The City of Troy and several local agencies lost a good friend last month. Joanne (Duke) Gamblee passed into eternity following a full life of 93 years. She not only contributed to the history of Troy, but sought to better its standing as a community.
Joanne was born in the small town of Wellsville, New York, which is about 85 miles southeast of Buffalo. This was the same community in which her father Edward Duke was raised. The quaint little community is known for “Texas Hots.” Texas Hot is the name of a K’s-like restaurant founded in 1921 in Wellsville. It serves a full menu, but the most popular item is a hot dog, similar to a Coney Dog, with its own special sauce.
In my experience with Joanne, she was always friendly, but she was also proper and mannerly. During one of our earliest discussions and after I had gotten to know her a little, I suddenly asked Joanne if she had had a Texas Hot recently. She stopped and looked at me, then broke out in a wide grin and asked, “You know about Texas Hots?” Yes, not only did I know about them, but I had had some in the past. Well, that just really broke the ice from that point forward. Obviously, Joanne’s life eventually moved on from Wellsville and Texas Hots.
Following World War II, Ohio University graduate E. Briggs Gamblee returned to Athens, Ohio where he met Joanne, a senior journalism major, and they fell in love. Joanne graduated from OU in 1947 and that fall she and Briggs were married in New York. It was a love and marriage which lasted 64 years, until Brigg’s death in 2011.
The young couple moved to Troy around 1955 and would remain here the rest of their lives. But they did not just reside and work here; rather they adopted their new home and became involved in its well-being and growth.
Joanne became involved in The Troy Historical Society and volunteered at the Troy-Hayner Cultural Center and the Troy-Miami County Public Library, as well as her local church.
As a journalism major, she had found the position of Communications Director at Troy Public Schools both challenging and fulfilling. As with most public agencies, sharp communication skills are needed to present clear information in the most efficient and profitable manner, but Joanne was up to the task.
In 1972, as communications director, she worked with Troy High School Principal James Welbaum and Assistant Principal Robert Conard in order to create and publish “The Scoreboard,” a high school newsletter for students and parents.
But, as most journalists, Joanne dreamed of writing a book or two. She ended up writing four books and three booklets.
In 1991, the Troy-Hayner Cultural Center was set to celebrate its 15th Anniversary and the board decided they wanted a short history of the center to be printed for the public. They ultimately turned to Joanne to head up the project. As a result of her diligence, Hayner soon had a nice little 35-page summary of its history, complete with quotes from local residents and artistic renderings by Cameron (Fulker) Armstrong.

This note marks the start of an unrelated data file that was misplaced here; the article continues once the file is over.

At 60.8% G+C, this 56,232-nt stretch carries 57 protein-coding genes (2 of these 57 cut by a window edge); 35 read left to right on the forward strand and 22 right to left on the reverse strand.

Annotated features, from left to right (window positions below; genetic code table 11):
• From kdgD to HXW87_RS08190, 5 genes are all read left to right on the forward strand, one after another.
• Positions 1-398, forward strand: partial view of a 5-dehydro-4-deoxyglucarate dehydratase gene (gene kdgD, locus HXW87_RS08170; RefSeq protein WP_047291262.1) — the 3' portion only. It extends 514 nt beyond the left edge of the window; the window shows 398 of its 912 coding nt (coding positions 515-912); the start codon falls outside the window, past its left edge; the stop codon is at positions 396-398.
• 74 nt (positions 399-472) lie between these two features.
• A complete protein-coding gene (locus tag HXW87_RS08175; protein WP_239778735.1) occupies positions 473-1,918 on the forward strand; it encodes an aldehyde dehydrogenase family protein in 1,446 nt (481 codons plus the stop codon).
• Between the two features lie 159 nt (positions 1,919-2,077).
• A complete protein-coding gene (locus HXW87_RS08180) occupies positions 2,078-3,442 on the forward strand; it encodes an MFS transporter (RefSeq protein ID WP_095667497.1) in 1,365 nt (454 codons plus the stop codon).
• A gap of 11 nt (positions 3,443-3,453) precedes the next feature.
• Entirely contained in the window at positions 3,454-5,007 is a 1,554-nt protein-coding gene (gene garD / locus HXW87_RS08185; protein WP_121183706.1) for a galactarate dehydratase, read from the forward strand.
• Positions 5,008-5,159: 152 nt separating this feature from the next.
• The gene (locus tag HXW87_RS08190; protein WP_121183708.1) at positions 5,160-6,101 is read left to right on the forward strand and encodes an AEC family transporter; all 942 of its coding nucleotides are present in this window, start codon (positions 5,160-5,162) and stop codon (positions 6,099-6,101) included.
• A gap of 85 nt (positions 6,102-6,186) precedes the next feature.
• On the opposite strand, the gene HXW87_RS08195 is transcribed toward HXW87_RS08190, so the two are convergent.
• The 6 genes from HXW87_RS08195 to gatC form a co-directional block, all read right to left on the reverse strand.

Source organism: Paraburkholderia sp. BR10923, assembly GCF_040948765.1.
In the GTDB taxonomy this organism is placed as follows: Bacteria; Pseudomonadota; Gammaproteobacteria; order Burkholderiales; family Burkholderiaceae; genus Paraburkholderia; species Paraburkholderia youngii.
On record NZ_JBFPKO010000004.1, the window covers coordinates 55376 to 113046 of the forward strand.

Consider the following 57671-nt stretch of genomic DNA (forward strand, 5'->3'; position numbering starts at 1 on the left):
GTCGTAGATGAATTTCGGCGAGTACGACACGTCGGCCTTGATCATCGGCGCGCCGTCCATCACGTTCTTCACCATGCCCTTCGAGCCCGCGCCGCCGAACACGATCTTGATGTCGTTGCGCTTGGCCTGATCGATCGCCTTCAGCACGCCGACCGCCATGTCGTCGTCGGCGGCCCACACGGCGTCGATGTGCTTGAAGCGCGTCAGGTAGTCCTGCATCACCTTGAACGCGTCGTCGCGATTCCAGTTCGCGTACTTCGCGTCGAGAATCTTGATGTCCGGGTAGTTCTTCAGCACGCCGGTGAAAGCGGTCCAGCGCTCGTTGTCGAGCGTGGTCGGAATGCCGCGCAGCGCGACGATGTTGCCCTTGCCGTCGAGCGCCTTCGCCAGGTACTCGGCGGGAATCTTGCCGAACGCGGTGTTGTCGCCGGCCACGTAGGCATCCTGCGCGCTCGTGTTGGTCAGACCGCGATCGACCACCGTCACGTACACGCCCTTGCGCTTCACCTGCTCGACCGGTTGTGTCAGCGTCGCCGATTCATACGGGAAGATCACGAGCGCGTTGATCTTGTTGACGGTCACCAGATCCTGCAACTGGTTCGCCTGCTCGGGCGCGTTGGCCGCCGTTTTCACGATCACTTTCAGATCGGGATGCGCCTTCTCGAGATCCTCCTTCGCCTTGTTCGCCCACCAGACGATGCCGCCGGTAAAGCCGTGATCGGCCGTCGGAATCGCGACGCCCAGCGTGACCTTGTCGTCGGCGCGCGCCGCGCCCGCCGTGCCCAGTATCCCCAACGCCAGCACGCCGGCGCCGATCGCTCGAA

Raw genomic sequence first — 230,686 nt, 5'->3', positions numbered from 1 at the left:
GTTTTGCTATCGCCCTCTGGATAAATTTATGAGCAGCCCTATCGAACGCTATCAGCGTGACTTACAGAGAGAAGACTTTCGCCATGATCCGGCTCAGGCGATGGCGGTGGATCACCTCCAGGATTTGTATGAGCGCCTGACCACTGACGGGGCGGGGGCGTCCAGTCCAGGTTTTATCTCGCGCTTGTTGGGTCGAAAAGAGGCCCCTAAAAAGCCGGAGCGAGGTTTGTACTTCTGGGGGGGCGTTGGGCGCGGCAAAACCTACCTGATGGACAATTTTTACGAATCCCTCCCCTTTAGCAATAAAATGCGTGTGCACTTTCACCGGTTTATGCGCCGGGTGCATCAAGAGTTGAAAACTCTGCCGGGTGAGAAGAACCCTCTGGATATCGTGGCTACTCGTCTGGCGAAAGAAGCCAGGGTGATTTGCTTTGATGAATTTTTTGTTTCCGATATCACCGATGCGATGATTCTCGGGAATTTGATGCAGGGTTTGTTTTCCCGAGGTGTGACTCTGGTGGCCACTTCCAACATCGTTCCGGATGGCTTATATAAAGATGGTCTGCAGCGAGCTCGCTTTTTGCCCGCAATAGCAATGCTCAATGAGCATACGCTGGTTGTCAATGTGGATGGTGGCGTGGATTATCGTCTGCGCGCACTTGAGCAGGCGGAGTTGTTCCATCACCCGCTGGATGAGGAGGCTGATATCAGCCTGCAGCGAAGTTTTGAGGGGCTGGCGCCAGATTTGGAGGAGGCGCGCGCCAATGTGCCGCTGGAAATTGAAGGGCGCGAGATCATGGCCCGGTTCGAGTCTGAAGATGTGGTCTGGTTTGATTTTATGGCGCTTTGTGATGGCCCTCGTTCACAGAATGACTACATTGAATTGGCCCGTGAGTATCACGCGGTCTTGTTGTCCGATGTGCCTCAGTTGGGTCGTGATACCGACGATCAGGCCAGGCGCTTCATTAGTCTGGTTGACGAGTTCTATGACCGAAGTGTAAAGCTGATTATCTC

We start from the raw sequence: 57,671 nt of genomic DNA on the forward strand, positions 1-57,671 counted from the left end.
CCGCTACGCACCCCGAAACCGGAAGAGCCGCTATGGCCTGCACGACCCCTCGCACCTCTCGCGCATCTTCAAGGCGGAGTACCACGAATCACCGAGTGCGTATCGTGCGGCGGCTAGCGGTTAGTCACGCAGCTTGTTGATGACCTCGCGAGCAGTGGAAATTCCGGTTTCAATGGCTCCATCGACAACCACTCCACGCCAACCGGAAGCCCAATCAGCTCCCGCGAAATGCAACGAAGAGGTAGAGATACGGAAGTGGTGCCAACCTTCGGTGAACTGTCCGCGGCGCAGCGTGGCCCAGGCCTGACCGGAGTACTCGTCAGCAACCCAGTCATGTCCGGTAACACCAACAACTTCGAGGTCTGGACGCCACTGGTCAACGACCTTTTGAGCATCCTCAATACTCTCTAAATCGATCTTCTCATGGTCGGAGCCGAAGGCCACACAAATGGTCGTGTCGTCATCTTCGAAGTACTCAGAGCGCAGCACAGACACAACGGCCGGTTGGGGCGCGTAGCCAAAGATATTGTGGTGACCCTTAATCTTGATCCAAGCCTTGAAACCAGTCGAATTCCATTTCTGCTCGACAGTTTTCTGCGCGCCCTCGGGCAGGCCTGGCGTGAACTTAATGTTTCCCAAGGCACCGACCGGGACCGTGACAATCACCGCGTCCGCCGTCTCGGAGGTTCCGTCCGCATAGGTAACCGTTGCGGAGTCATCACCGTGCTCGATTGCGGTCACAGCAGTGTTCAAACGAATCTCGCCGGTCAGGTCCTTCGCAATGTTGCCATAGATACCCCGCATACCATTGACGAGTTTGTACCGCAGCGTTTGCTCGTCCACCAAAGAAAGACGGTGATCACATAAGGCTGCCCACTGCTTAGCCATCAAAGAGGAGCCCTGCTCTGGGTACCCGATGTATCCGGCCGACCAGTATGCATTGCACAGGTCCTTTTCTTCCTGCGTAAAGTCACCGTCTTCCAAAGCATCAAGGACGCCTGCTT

She later compiled a couple booklets on ghost stories from the area, and then in 2006 wrote a more complete book, “Ghost, too,” to cover some of the other stories that had come her way. I mention this book because I recall her being pleased that she had attained a life goal of being under contract with a publishing house.
In my thinking, her other three books are important to Troy history. In 2001, Wooster Books published her “Ahead of Their Time,” a collection of 10 biographies of 19th century women who had made a difference in their respective worlds. She brought to light the lives of these women who may have been ignored in their time and, for the most part, had been forgotten by our modern world.
She wrote about another woman from the area when she penned the biography of “Mary Jane Hayner: The Woman, the Fortunes, the Legacy” as a fundraiser for the Troy–Hayner Cultural Center. Easily her most elegant book, complete with silk covers and glossy pages, the detailed work brings to life the woman who left her home to the Board of Education and which is now one of the gemstones of Troy.
Although I do not discount her other important works, the book which I found most interesting was her last book titled, “The Dam Battle.” In that volume she recounts the opposition to the work of the Miami Conservancy District following the 1913 flood. Most of the opposition came from some leaders in Miami and Shelby Counties. Ultimately, the opposition side lost, but, through the process, the plan for the Conservancy was refined and improved.
Through her four books and other work, Joanne brought to light many details of Troy and Miami County history that had been forgotten. She has helped preserve history and also aid us in understanding those who contributed to our home.
She jokingly wrote in the 2013 Ohio University Alumni Directory that “I was never successful in getting the publisher to print on the cover, “NY Times Bestseller.” She may not have been a “Best Selling Author,” but I enjoyed working with Joanne on numerous occasions and considered her a friend.
Patrick D. Kennedy is archivist at the Troy-Miami County Public Library’s Local History Library, 100 W. Main St., Troy. He may be contacted by calling (937) 335-4082 or sending an email to firstname.lastname@example.org